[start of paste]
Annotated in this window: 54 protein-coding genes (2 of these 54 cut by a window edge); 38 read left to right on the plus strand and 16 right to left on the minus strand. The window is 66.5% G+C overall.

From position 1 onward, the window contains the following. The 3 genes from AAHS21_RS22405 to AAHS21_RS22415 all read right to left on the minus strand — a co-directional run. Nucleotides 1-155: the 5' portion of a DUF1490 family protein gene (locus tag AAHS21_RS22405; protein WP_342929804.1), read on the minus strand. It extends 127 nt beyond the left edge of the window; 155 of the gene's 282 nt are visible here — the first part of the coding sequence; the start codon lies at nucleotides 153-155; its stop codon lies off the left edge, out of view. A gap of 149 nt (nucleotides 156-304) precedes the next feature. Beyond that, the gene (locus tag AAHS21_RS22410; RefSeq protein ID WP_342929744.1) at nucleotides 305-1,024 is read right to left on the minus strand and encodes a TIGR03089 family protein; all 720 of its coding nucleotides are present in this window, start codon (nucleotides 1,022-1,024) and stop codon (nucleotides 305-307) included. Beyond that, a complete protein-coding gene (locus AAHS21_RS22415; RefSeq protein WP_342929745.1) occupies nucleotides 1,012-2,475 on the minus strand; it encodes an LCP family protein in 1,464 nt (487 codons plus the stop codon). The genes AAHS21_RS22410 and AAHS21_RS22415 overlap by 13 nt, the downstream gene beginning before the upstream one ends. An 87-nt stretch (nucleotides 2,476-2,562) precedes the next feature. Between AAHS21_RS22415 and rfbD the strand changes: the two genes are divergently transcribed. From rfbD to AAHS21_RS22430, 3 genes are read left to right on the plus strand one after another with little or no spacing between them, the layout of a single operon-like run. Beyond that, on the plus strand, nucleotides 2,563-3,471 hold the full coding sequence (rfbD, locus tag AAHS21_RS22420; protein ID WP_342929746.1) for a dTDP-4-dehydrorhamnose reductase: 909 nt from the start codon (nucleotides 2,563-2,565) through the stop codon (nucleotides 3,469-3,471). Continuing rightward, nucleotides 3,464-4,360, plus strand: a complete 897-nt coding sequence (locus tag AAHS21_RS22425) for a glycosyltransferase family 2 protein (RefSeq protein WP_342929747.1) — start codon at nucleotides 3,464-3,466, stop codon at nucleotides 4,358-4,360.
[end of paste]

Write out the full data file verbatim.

Annotated in this window: 54 protein-coding genes (2 of these 54 cut by a window edge); 38 read left to right on the plus strand and 16 right to left on the minus strand. The window is 66.5% G+C overall.

From position 1 onward, the window contains the following. The 3 genes from AAHS21_RS22405 to AAHS21_RS22415 all read right to left on the minus strand — a co-directional run. Nucleotides 1-155: the 5' portion of a DUF1490 family protein gene (locus tag AAHS21_RS22405; protein WP_342929804.1), read on the minus strand. It extends 127 nt beyond the left edge of the window; 155 of the gene's 282 nt are visible here — the first part of the coding sequence; the start codon lies at nucleotides 153-155; its stop codon lies off the left edge, out of view. A gap of 149 nt (nucleotides 156-304) precedes the next feature. Beyond that, the gene (locus tag AAHS21_RS22410; RefSeq protein ID WP_342929744.1) at nucleotides 305-1,024 is read right to left on the minus strand and encodes a TIGR03089 family protein; all 720 of its coding nucleotides are present in this window, start codon (nucleotides 1,022-1,024) and stop codon (nucleotides 305-307) included. Beyond that, a complete protein-coding gene (locus AAHS21_RS22415; RefSeq protein WP_342929745.1) occupies nucleotides 1,012-2,475 on the minus strand; it encodes an LCP family protein in 1,464 nt (487 codons plus the stop codon). The genes AAHS21_RS22410 and AAHS21_RS22415 overlap by 13 nt, the downstream gene beginning before the upstream one ends. An 87-nt stretch (nucleotides 2,476-2,562) precedes the next feature. Between AAHS21_RS22415 and rfbD the strand changes: the two genes are divergently transcribed. From rfbD to AAHS21_RS22430, 3 genes are read left to right on the plus strand one after another with little or no spacing between them, the layout of a single operon-like run. Beyond that, on the plus strand, nucleotides 2,563-3,471 hold the full coding sequence (rfbD, locus tag AAHS21_RS22420; protein ID WP_342929746.1) for a dTDP-4-dehydrorhamnose reductase: 909 nt from the start codon (nucleotides 2,563-2,565) through the stop codon (nucleotides 3,469-3,471). Continuing rightward, nucleotides 3,464-4,360, plus strand: a complete 897-nt coding sequence (locus tag AAHS21_RS22425) for a glycosyltransferase family 2 protein (RefSeq protein WP_342929747.1) — start codon at nucleotides 3,464-3,466, stop codon at nucleotides 4,358-4,360.